A Harvard University review of whether styrene can harm people largely has given the industry a clean bill of health, but is raising concerns about some workers in the composites industry.
The review - done by the Harvard Center for Risk Analysis in Boston and funded by about $500,000 from the styrene industry - said most people, including most industry workers, are not exposed to styrene at levels that warrant concern. But it said that composites industry workers face the most risks and it urged monitoring and exposure mitigation for them.
While the report presents a detailed, 263-page assessment of the scientific evidence surrounding styrene, the issue also has some contentious political overtones.
A group of California state legislators, for example, wrote to Sen. Barbara Boxer, D-Calif., in February suggesting that the styrene industry has had too much influence in the Environmental Protection Agency's ongoing review of styrene. They wrote partly because California regulators are conducting their own review, which is on hold while EPA finishes its work.
Whatever the political debate, the latest study probably will be used by both EPA and California in their work.
The Harvard analysis said evidence is ``suggestive'' that styrene can cause cancer in people, although it said it could find no conclusive evidence. Styrene exposure can come from chemicals, cigarettes, car emissions and natural sources such as strawberries.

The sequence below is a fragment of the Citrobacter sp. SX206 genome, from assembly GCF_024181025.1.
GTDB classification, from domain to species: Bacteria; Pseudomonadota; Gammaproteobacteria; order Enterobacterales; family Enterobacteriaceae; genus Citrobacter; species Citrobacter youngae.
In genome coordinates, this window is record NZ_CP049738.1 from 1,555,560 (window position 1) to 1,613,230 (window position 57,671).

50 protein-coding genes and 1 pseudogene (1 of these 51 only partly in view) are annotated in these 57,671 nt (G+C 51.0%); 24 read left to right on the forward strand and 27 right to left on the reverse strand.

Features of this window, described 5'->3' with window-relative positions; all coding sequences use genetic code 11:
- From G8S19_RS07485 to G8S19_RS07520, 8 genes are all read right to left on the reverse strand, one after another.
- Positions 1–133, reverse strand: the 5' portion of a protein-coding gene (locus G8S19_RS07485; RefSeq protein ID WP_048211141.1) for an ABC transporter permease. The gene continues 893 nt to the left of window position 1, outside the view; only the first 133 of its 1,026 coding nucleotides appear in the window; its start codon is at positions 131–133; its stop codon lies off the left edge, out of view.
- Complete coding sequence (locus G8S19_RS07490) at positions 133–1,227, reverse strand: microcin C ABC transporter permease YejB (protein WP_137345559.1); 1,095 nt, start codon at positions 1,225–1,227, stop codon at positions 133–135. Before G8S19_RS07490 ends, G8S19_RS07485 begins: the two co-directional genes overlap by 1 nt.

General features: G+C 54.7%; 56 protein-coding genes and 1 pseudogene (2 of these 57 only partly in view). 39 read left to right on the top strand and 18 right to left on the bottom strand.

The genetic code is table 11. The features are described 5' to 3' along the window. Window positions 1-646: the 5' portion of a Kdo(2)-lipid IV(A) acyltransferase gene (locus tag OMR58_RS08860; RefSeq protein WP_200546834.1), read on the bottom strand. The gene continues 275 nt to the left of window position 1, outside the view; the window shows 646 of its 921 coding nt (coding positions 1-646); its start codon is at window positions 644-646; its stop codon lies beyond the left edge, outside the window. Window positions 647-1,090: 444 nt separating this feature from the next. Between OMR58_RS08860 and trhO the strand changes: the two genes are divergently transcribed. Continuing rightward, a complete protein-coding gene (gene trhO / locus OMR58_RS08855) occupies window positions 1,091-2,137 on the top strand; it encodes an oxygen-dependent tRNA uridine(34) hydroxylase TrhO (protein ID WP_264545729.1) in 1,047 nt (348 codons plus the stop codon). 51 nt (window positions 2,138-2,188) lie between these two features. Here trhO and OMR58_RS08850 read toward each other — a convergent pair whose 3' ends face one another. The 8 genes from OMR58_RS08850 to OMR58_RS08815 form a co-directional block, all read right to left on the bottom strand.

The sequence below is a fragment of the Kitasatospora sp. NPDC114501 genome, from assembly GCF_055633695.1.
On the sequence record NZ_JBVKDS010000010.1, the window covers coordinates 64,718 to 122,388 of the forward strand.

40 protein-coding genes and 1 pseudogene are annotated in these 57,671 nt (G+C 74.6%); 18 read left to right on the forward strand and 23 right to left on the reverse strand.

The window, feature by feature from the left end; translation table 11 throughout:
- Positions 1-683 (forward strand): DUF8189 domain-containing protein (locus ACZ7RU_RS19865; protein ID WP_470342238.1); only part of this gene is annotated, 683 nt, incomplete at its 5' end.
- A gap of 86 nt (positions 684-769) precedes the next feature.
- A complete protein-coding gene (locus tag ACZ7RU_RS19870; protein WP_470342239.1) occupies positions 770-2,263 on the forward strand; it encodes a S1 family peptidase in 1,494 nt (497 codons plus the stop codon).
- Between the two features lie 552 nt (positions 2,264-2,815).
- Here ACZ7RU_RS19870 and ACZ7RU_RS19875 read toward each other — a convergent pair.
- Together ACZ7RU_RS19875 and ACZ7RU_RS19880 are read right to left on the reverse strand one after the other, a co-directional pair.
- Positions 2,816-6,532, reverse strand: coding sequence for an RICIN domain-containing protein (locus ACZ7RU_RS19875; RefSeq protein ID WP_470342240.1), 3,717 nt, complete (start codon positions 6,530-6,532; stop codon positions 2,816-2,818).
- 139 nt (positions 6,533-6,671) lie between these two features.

A styrene industry spokesman said in a written statement to Plastics News that scientific evidence is pointing in the direction of human safety.
``Evolving research is showing that possible carcinogenic effects seen in mouse studies involving styrene do not seem to be biologically relevant to humans,'' wrote Jack Snyder, executive director of the Styrene Information and Research Center in Arlington, Va.
The mice studies, which are among the key pieces of evidence raising concern, found that styrene causes lung tumors in mice at exposures of 20-160 parts per million.
But SIRC said humans are at much less risk of developing cancer because they do not process styrene in quite the same way and do not generate enough toxic styrene metabolite to cause tumors. ``The industry is sponsoring additional research to validate this conclusion,'' Snyder wrote.
The Harvard study, which reviewed existing literature but was not new research, estimates that workers in the reinforced-plastics business could get about 37 ppm exposure in an eight-hour workday. Joshua Cohen, one of the authors of the Harvard report, said that if that workplace exposure is adjusted for time away from work, it is equivalent to a lifetime exposure of about 1 ppm.
Some studies have found elevated risks of respiratory-tract cancer in workers in reinforced plastics, but that does not seem to be linked to styrene, the Harvard review said.
The study also calculated the lowest exposure that caused a 10 percent elevated risk of lung tumors in mice, and then calculated the human equivalent dose to be a lifetime average concentration of 2-20 ppm. It said action could be needed for some industry workers.